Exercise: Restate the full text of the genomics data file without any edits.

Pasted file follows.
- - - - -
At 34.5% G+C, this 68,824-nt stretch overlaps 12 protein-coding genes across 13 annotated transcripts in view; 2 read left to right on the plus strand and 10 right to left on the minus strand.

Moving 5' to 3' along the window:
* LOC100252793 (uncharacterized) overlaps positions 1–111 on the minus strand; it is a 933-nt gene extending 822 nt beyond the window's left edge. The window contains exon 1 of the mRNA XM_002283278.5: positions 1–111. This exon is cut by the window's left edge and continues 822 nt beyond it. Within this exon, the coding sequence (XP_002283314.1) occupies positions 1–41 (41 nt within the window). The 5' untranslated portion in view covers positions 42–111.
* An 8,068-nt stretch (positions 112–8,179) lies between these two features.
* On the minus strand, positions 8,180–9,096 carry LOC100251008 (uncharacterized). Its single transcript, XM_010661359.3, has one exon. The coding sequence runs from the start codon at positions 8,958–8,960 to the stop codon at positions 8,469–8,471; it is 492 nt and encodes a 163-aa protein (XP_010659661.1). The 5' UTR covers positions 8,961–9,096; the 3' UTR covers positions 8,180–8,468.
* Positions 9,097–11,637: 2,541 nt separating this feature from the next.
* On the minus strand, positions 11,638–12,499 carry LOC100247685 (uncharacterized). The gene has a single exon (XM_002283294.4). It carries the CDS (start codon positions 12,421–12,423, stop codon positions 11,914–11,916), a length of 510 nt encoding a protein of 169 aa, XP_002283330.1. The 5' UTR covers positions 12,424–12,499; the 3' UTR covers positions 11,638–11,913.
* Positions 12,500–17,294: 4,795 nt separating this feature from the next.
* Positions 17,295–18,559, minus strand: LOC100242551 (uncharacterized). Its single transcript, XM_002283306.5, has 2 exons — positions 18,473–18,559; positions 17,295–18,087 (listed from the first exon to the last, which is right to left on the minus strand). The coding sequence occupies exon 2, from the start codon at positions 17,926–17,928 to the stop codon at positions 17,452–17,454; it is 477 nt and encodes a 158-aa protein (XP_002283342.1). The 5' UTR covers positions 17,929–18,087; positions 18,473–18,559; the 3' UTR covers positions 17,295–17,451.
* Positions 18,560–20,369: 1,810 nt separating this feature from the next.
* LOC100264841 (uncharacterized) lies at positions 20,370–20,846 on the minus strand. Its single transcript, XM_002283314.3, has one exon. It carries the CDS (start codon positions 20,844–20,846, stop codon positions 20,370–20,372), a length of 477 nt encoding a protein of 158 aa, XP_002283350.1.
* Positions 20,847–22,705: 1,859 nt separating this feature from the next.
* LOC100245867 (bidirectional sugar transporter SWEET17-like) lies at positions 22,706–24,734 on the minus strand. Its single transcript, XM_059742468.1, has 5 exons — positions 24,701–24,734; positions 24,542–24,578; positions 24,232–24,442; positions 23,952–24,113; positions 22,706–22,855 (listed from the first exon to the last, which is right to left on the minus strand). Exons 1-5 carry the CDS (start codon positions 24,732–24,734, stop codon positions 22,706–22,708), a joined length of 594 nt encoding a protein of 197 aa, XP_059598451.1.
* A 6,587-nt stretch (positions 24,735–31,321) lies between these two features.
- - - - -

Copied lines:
At 34.5% G+C, this 68,824-nt stretch overlaps 12 protein-coding genes across 13 annotated transcripts in view; 2 read left to right on the plus strand and 10 right to left on the minus strand.

Moving 5' to 3' along the window:
* LOC100252793 (uncharacterized) overlaps positions 1–111 on the minus strand; it is a 933-nt gene extending 822 nt beyond the window's left edge. The window contains exon 1 of the mRNA XM_002283278.5: positions 1–111. This exon is cut by the window's left edge and continues 822 nt beyond it. Within this exon, the coding sequence (XP_002283314.1) occupies positions 1–41 (41 nt within the window). The 5' untranslated portion in view covers positions 42–111.
* An 8,068-nt stretch (positions 112–8,179) lies between these two features.
* On the minus strand, positions 8,180–9,096 carry LOC100251008 (uncharacterized). Its single transcript, XM_010661359.3, has one exon. The coding sequence runs from the start codon at positions 8,958–8,960 to the stop codon at positions 8,469–8,471; it is 492 nt and encodes a 163-aa protein (XP_010659661.1). The 5' UTR covers positions 8,961–9,096; the 3' UTR covers positions 8,180–8,468.
* Positions 9,097–11,637: 2,541 nt separating this feature from the next.
* On the minus strand, positions 11,638–12,499 carry LOC100247685 (uncharacterized). The gene has a single exon (XM_002283294.4). It carries the CDS (start codon positions 12,421–12,423, stop codon positions 11,914–11,916), a length of 510 nt encoding a protein of 169 aa, XP_002283330.1. The 5' UTR covers positions 12,424–12,499; the 3' UTR covers positions 11,638–11,913.
* Positions 12,500–17,294: 4,795 nt separating this feature from the next.
* Positions 17,295–18,559, minus strand: LOC100242551 (uncharacterized). Its single transcript, XM_002283306.5, has 2 exons — positions 18,473–18,559; positions 17,295–18,087 (listed from the first exon to the last, which is right to left on the minus strand). The coding sequence occupies exon 2, from the start codon at positions 17,926–17,928 to the stop codon at positions 17,452–17,454; it is 477 nt and encodes a 158-aa protein (XP_002283342.1). The 5' UTR covers positions 17,929–18,087; positions 18,473–18,559; the 3' UTR covers positions 17,295–17,451.
* Positions 18,560–20,369: 1,810 nt separating this feature from the next.
* LOC100264841 (uncharacterized) lies at positions 20,370–20,846 on the minus strand. Its single transcript, XM_002283314.3, has one exon. It carries the CDS (start codon positions 20,844–20,846, stop codon positions 20,370–20,372), a length of 477 nt encoding a protein of 158 aa, XP_002283350.1.
* Positions 20,847–22,705: 1,859 nt separating this feature from the next.
* LOC100245867 (bidirectional sugar transporter SWEET17-like) lies at positions 22,706–24,734 on the minus strand. Its single transcript, XM_059742468.1, has 5 exons — positions 24,701–24,734; positions 24,542–24,578; positions 24,232–24,442; positions 23,952–24,113; positions 22,706–22,855 (listed from the first exon to the last, which is right to left on the minus strand). Exons 1-5 carry the CDS (start codon positions 24,732–24,734, stop codon positions 22,706–22,708), a joined length of 594 nt encoding a protein of 197 aa, XP_059598451.1.
* A 6,587-nt stretch (positions 24,735–31,321) lies between these two features.